Bond Report: Treasury yields edge lower New Year’s Eve, with 10-year near 1.5% in largest yearly rise since 2013
U.S. Treasury yields edged lower in the final session of the year, finding some support amid renewed jitters about the rapid spread of omicron, even if evidence shows that the latest strain of the virus that causes COVID-19 produces milder symptoms.
The bond market closed an hour early on Friday in observance of the New Year’s Day holiday, but other markets observe regular trading hours.
What are yields doing?
The 10-year Treasury note TMUBMUSD10Y, 1.513% yields 1.496%, down from 1.514% on Thursday at 3 p.m. Eastern Time.
The 30-year Treasury bond TMUBMUSD30Y, 1.906% was at 1.888%, retreating from 1.924% a day ago.
The 2-year Treasury note yield TMUBMUSD02Y, 0.730% was at 0.730%, off from 0.738% on Thursday afternoon.
For the month, the quarter and the year, the 2-year Treasury note is up 20.6 basis points, up 44.1 basis over the past three months, and 61.1 basis points in 2021; the 10-year Treasury is up 5.6 basis points in December, down 3.2 basis points on the quarter and up 58.3 basis points in the year to date.
The 10-year rate sees it’s largest yearly gain since 2013, while the 30-year yield has largest annual advance since 2018.
It is the 2-year note’s largest annual yield rise since 2017, its largest quarterly gain since 2008 and its largest monthly rise since 2018.
What’s driving the market?
Bond yields slipped on Friday, in the final trading day of the year, with the market facing thin volumes due to the New Year’s holiday.
Yields have risen over the course of 2021 as investors attempted to gauge the durability and intensity of inflation, which has been sparked by COVID-inspired supply-chain bottlenecks and labor shortages, combined with a surge in demand spurred by fiscal stimulus.
At least one analyst is predicting that next year the yield on the benchmark 10-year Treasury will climb only modestly in 2022, ending the year in a range of 1.75% to 2%, according to Lawrence Gillum, fixed-income strategist at LPL Financial.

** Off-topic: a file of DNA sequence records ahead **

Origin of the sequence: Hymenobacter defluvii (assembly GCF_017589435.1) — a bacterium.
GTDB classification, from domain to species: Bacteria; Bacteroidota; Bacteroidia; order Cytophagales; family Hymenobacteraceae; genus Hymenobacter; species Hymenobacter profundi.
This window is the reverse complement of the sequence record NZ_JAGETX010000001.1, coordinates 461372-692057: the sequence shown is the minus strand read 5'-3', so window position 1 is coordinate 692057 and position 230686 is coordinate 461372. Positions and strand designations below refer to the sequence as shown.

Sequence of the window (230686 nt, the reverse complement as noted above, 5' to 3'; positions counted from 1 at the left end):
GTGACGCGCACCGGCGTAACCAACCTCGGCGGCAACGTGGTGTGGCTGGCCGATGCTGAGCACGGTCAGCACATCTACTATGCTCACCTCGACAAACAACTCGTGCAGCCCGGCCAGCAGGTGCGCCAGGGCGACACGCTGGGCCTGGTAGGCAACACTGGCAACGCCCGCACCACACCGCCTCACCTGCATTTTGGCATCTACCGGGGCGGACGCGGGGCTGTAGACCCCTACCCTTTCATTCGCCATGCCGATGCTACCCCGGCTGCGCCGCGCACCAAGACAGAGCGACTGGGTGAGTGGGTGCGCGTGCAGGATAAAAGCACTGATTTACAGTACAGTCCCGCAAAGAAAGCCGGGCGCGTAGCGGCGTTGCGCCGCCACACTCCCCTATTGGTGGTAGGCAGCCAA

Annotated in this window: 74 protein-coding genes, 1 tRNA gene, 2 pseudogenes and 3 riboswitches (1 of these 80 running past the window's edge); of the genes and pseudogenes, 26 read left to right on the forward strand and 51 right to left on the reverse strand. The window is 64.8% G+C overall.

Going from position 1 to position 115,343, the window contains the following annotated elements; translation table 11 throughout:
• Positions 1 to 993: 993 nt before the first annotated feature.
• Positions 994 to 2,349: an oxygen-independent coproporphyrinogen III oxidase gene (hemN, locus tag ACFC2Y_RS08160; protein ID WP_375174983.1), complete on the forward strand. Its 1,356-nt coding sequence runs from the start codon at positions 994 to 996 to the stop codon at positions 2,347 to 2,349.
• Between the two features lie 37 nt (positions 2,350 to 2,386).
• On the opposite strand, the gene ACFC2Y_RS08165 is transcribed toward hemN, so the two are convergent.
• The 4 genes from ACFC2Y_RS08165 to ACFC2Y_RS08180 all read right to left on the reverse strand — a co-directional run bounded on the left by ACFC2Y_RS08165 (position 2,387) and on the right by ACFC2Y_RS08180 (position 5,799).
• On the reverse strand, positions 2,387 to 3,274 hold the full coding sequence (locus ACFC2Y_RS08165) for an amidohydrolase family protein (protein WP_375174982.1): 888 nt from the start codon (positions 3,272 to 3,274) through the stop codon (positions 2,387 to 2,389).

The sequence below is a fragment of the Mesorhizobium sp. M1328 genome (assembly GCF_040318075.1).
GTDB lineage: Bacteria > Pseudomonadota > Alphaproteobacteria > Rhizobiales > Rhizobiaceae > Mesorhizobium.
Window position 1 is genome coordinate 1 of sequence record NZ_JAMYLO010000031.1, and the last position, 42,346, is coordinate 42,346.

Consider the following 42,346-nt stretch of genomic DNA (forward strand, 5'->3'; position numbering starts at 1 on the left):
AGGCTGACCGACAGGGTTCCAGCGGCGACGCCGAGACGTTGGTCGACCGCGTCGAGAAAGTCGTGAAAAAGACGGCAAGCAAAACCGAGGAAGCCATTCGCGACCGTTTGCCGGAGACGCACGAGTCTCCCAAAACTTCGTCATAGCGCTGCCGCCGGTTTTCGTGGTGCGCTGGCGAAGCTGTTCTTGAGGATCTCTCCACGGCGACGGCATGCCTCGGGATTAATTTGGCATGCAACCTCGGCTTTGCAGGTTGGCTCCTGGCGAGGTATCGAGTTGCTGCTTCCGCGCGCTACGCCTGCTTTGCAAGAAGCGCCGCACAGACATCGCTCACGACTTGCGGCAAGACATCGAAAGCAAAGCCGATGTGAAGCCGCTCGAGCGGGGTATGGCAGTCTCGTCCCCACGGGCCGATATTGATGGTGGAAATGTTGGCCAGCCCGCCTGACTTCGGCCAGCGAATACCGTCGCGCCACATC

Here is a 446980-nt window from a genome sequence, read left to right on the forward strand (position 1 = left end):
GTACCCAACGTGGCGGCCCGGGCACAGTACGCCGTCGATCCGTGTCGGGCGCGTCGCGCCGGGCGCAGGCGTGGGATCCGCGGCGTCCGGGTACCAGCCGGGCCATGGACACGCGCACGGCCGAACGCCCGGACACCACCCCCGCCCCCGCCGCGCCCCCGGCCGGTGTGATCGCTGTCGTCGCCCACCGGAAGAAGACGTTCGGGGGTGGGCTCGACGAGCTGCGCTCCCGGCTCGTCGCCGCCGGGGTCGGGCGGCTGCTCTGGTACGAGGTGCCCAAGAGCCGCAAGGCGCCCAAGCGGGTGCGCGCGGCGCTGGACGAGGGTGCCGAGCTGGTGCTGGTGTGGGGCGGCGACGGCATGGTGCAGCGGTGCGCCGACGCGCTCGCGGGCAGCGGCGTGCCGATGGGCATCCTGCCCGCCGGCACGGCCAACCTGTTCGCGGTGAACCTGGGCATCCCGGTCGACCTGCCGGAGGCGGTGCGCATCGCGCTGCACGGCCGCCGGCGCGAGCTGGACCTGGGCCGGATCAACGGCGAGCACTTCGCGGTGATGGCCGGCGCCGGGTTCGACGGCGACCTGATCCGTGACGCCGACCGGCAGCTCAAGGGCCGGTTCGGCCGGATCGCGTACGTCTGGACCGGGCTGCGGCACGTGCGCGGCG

However, predicting yields over the past several years has proved to be a fool’s errand and it is unclear in 2022 how the Federal Reserve will combat inflation.
At its mid December meeting, the Fed staged what has been described as a hawkish pivot, hastening the wind down of its monthly bond purchases, with the goal to end the program by March, before commencing what markets estimate will be three benchmark interest rate hikes in 2022. The Fed will next meet on Jan. 25-26.
On Friday, concerns about the virus were reminding investors of the challenges facing Wall Street next year. COVID infections are rising in parts of the world. The seven-day average of new cases in the U.S. has risen to 344,543 on Thursday, up from 301,477 on Wednesday.
There was no U.S. economic data on Friday, but next week market participants will be looking toward a manufacturing report from the Institute for Supply Management and minutes from the Fed’s December meeting.
What strategists are saying
“Looking ahead to 2022, yields remain front and center. We’d expect to see 10-year yields break free from the tight range they’ve been trapped in during the early part in the new year and we’re still in the camp that thinks they breakout higher,” wrote Jeff deGraff, analyst at Renaissance Macro Research.
“With few new trading clues to start next week, it may take several trading days to kick start the typical January trading machine,” Jim Vogel, interest-rate strategist at FHN Financial, wrote in a Friday note. “Every data release for December was measured before Omicron cases exploded.”